Thalidomide goes on market: Oct. 1, 1957
A “wonder drug” named thalidomide goes on the market in Germany. It’s a sedative—without barbituates—and is considered so safe that it’s soon being sold over-the-counter in many countries, primarily in Europe and Australia. In fact, its inventors had bragged that “they could not find a dose high enough to kill a rat.” By 1960, thalidomide was almost as popular as aspirin, in terms of sales.
Many doctors were so convinced of thalidomide’s safety that they began prescribing it “off-label” as a treatment for morning sickness in pregnant women. But then, those doctors, to their horror, started seeing their patients having babies with awful birth defects, particularly a condition called phocomelia, in which the infants’ arms never developed, and instead hands grew from their upper arms like flippers.
After a German newspaper reported an apparent link between thalidomide use and 161 babies born with birth defects, the German government ordered the drug off the market. Other countries followed suit and by 1962, thalidomide was banned in most countries.
But not before more than 10,000 “thalidomide babies” with defects were born around the world. Research found that the drug’s molecules crossed the placental wall during pregnancy, especially during the first trimester, and that could cause profound problems in the growth of the fetus.
In the U.S., however, the damage from thalidomide was much more limited, thanks largely to efforts of one woman on her first assignment in the Food and Drug Administration (FDA). Her name was Frances Kelsey and she was part of a new wave of scientists who believed that drugs should not receive FDA approval unless the manufacturer could provide clear evidence that they were safe and effective. At that point, Congress hadn’t given the FDA that authority and Kelsey came under tremendous pressure from the drug company to give thalidomide a green light. But she resisted, concerned that there wasn’t enough data proving that the drug wouldn’t cross the placental wall.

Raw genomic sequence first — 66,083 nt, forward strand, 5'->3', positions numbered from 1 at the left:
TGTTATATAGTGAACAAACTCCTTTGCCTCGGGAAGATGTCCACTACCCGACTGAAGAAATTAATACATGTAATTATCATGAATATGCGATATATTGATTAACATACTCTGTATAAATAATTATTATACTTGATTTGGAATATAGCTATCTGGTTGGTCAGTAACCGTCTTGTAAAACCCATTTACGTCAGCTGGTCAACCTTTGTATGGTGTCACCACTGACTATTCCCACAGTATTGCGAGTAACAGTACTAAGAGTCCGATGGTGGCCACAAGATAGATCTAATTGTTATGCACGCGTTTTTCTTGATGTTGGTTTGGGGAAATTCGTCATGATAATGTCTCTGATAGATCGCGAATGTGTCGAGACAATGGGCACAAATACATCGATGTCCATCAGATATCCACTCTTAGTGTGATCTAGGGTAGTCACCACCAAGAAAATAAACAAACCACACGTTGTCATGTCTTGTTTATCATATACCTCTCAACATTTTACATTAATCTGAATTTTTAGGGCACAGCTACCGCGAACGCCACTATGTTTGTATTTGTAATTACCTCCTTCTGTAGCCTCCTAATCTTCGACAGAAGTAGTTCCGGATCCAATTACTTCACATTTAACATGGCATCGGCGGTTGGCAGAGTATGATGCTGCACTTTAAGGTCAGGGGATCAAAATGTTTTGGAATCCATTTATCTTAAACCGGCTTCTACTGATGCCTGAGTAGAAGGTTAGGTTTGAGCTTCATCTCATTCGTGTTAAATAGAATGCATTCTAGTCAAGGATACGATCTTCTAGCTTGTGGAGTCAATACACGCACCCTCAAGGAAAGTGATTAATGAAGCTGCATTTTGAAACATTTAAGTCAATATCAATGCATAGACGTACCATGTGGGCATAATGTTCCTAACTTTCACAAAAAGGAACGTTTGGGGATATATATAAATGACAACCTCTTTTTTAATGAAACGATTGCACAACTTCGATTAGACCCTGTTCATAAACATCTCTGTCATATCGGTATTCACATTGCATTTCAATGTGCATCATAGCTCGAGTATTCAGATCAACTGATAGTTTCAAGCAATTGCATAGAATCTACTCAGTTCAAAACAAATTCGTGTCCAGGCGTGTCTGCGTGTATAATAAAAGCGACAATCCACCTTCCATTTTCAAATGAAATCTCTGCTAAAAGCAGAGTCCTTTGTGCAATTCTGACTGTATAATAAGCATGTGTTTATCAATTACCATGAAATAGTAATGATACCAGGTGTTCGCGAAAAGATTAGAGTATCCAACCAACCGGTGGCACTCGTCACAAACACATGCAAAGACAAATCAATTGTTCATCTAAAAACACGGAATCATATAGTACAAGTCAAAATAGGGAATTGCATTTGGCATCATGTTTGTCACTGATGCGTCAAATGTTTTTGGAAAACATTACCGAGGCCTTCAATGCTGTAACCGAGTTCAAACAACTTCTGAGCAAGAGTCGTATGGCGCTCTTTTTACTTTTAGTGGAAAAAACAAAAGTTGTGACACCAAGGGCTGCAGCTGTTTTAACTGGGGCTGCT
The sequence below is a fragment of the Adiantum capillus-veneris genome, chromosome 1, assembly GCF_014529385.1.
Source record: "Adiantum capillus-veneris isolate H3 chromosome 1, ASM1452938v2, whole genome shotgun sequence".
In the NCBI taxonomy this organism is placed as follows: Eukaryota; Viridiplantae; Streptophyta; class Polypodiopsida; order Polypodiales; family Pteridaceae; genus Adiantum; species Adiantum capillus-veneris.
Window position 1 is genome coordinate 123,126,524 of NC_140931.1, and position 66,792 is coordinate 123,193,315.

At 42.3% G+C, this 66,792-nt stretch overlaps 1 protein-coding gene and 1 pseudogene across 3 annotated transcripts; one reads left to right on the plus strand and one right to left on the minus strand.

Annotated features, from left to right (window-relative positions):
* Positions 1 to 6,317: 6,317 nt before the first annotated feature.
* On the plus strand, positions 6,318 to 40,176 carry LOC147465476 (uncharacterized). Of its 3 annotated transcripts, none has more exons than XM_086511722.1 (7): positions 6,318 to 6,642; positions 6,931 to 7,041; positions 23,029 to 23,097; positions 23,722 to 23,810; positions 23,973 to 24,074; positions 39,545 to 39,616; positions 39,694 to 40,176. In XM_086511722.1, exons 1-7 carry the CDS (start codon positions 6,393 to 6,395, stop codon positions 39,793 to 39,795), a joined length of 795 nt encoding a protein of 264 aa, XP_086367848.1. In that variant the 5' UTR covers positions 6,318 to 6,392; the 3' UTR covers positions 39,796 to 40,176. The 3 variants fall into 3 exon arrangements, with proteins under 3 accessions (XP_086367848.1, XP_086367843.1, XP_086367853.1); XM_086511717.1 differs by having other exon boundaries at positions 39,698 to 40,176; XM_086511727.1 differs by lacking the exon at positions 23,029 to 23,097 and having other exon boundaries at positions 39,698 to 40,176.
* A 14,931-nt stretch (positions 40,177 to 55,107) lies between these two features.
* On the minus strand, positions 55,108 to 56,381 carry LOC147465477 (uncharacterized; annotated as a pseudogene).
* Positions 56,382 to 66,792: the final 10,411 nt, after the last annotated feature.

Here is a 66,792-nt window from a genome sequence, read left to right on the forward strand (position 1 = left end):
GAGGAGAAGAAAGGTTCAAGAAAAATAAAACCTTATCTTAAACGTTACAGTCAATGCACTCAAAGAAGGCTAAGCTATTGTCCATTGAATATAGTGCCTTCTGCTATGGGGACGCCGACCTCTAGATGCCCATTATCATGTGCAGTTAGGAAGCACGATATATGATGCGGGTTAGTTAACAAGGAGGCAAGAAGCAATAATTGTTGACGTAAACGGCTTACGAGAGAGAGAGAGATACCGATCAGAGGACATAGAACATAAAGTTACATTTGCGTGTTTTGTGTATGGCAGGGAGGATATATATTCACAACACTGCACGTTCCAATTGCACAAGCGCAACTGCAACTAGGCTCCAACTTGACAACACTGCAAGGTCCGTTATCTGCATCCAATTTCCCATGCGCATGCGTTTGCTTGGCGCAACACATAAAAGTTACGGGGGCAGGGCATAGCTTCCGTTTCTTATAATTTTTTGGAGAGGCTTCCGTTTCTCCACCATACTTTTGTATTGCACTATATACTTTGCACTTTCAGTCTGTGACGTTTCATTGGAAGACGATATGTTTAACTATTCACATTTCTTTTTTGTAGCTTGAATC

She was shown to be right, and in the summer of 1962 President John F. Kennedy awarded Kelsey the highest honor given to a U.S. civilian—the President’s Award for Distinguished Federal Civilian Service. She was only the second woman to receive it.
That same year, primarily in response to the thalidomide crisis, Congress gave the FDA much more power in regulating the release of drugs in the U.S. Among the key changes was to give the FDA oversight of clinical trials. Previously, “clinical trials” involved not much more than pharmaceutical companies passing out drugs to doctors who had their patients “test” them. Manufacturers could put their medications on the market only 60 days after notifying the FDA. But after what happened with thalidomide, the process, designed by Kelsey herself, became much more comprehensive and demanding, Today, it can take longer than 10 years for a drug to be approved.
While it no longer is permitted to be used as a sedative, thalidomide has been found to be an effective treatment for both leprosy and multiple myeloma, a deadly blood cancer. In 2010, the FDA created the Kelsey Award. It’s given to a different FDA employee every year.
Frances Kelsey turned 100 in July.
More slices of history